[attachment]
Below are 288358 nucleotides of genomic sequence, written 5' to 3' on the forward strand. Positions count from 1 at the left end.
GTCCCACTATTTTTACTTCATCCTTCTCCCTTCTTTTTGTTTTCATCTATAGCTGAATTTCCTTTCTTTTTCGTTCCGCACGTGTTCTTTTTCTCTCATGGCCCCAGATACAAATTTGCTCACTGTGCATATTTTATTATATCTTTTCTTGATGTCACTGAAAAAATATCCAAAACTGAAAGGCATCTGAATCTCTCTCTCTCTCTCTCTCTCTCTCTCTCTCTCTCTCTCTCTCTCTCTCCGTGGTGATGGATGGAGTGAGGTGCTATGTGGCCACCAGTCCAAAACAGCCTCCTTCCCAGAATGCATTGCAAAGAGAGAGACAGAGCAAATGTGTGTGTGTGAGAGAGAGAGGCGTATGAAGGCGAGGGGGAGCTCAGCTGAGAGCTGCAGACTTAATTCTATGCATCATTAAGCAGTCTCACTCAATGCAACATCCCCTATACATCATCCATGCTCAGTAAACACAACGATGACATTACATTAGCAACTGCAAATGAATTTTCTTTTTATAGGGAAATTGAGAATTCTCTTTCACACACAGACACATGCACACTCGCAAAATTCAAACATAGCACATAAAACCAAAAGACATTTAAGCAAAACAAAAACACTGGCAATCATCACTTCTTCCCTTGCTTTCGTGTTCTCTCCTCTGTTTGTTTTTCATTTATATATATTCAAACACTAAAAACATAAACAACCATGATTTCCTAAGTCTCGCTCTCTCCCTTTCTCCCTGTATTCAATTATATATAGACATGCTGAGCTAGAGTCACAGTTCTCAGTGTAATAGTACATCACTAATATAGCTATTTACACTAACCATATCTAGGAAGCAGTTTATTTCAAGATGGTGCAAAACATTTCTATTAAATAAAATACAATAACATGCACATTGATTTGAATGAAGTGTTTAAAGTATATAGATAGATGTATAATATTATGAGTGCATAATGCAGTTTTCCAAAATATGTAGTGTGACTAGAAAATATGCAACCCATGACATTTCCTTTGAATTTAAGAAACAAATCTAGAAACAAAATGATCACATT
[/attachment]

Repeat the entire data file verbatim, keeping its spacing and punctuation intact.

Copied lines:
Below are 288358 nucleotides of genomic sequence, written 5' to 3' on the forward strand. Positions count from 1 at the left end.
GTCCCACTATTTTTACTTCATCCTTCTCCCTTCTTTTTGTTTTCATCTATAGCTGAATTTCCTTTCTTTTTCGTTCCGCACGTGTTCTTTTTCTCTCATGGCCCCAGATACAAATTTGCTCACTGTGCATATTTTATTATATCTTTTCTTGATGTCACTGAAAAAATATCCAAAACTGAAAGGCATCTGAATCTCTCTCTCTCTCTCTCTCTCTCTCTCTCTCTCTCTCTCTCTCTCTCTCCGTGGTGATGGATGGAGTGAGGTGCTATGTGGCCACCAGTCCAAAACAGCCTCCTTCCCAGAATGCATTGCAAAGAGAGAGACAGAGCAAATGTGTGTGTGTGAGAGAGAGAGGCGTATGAAGGCGAGGGGGAGCTCAGCTGAGAGCTGCAGACTTAATTCTATGCATCATTAAGCAGTCTCACTCAATGCAACATCCCCTATACATCATCCATGCTCAGTAAACACAACGATGACATTACATTAGCAACTGCAAATGAATTTTCTTTTTATAGGGAAATTGAGAATTCTCTTTCACACACAGACACATGCACACTCGCAAAATTCAAACATAGCACATAAAACCAAAAGACATTTAAGCAAAACAAAAACACTGGCAATCATCACTTCTTCCCTTGCTTTCGTGTTCTCTCCTCTGTTTGTTTTTCATTTATATATATTCAAACACTAAAAACATAAACAACCATGATTTCCTAAGTCTCGCTCTCTCCCTTTCTCCCTGTATTCAATTATATATAGACATGCTGAGCTAGAGTCACAGTTCTCAGTGTAATAGTACATCACTAATATAGCTATTTACACTAACCATATCTAGGAAGCAGTTTATTTCAAGATGGTGCAAAACATTTCTATTAAATAAAATACAATAACATGCACATTGATTTGAATGAAGTGTTTAAAGTATATAGATAGATGTATAATATTATGAGTGCATAATGCAGTTTTCCAAAATATGTAGTGTGACTAGAAAATATGCAACCCATGACATTTCCTTTGAATTTAAGAAACAAATCTAGAAACAAAATGATCACATT